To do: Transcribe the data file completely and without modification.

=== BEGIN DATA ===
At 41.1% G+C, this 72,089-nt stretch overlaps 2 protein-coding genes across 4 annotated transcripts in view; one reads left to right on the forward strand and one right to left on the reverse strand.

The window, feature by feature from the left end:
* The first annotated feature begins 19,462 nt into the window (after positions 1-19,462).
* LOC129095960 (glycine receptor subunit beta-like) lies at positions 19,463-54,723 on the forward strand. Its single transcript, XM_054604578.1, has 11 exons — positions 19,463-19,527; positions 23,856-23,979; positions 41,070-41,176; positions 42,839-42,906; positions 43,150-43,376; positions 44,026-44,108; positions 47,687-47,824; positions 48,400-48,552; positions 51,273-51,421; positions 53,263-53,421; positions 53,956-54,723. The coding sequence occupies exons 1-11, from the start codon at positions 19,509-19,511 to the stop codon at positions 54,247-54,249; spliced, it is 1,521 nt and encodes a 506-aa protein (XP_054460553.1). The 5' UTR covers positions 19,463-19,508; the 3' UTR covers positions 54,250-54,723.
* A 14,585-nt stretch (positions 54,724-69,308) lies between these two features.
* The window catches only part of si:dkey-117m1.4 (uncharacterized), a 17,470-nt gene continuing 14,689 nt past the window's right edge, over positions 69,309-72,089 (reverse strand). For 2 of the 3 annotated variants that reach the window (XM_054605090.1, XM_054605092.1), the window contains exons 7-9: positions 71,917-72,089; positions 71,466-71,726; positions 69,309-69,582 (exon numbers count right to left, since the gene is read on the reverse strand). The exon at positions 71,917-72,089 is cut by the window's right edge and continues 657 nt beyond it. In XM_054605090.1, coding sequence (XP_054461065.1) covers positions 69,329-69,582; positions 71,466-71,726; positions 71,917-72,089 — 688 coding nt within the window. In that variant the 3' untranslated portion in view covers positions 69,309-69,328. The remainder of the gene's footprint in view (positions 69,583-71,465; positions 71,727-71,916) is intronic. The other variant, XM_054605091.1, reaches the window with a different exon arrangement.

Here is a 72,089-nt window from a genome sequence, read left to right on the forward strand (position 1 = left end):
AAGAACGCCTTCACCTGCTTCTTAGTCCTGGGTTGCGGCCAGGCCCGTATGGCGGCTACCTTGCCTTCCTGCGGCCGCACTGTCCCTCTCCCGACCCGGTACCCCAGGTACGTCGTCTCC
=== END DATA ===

At 41.1% G+C, this 72,089-nt stretch overlaps 2 protein-coding genes across 4 annotated transcripts in view; one reads left to right on the forward strand and one right to left on the reverse strand.

The window, feature by feature from the left end:
* The first annotated feature begins 19,462 nt into the window (after positions 1-19,462).
* LOC129095960 (glycine receptor subunit beta-like) lies at positions 19,463-54,723 on the forward strand. Its single transcript, XM_054604578.1, has 11 exons — positions 19,463-19,527; positions 23,856-23,979; positions 41,070-41,176; positions 42,839-42,906; positions 43,150-43,376; positions 44,026-44,108; positions 47,687-47,824; positions 48,400-48,552; positions 51,273-51,421; positions 53,263-53,421; positions 53,956-54,723. The coding sequence occupies exons 1-11, from the start codon at positions 19,509-19,511 to the stop codon at positions 54,247-54,249; spliced, it is 1,521 nt and encodes a 506-aa protein (XP_054460553.1). The 5' UTR covers positions 19,463-19,508; the 3' UTR covers positions 54,250-54,723.
* A 14,585-nt stretch (positions 54,724-69,308) lies between these two features.
* The window catches only part of si:dkey-117m1.4 (uncharacterized), a 17,470-nt gene continuing 14,689 nt past the window's right edge, over positions 69,309-72,089 (reverse strand). For 2 of the 3 annotated variants that reach the window (XM_054605090.1, XM_054605092.1), the window contains exons 7-9: positions 71,917-72,089; positions 71,466-71,726; positions 69,309-69,582 (exon numbers count right to left, since the gene is read on the reverse strand). The exon at positions 71,917-72,089 is cut by the window's right edge and continues 657 nt beyond it. In XM_054605090.1, coding sequence (XP_054461065.1) covers positions 69,329-69,582; positions 71,466-71,726; positions 71,917-72,089 — 688 coding nt within the window. In that variant the 3' untranslated portion in view covers positions 69,309-69,328. The remainder of the gene's footprint in view (positions 69,583-71,465; positions 71,727-71,916) is intronic. The other variant, XM_054605091.1, reaches the window with a different exon arrangement.

Here is a 72,089-nt window from a genome sequence, read left to right on the forward strand (position 1 = left end):
AAGAACGCCTTCACCTGCTTCTTAGTCCTGGGTTGCGGCCAGGCCCGTATGGCGGCTACCTTGCCTTCCTGCGGCCGCACTGTCCCTCTCCCGACCCGGTACCCCAGGTACGTCGTCTCC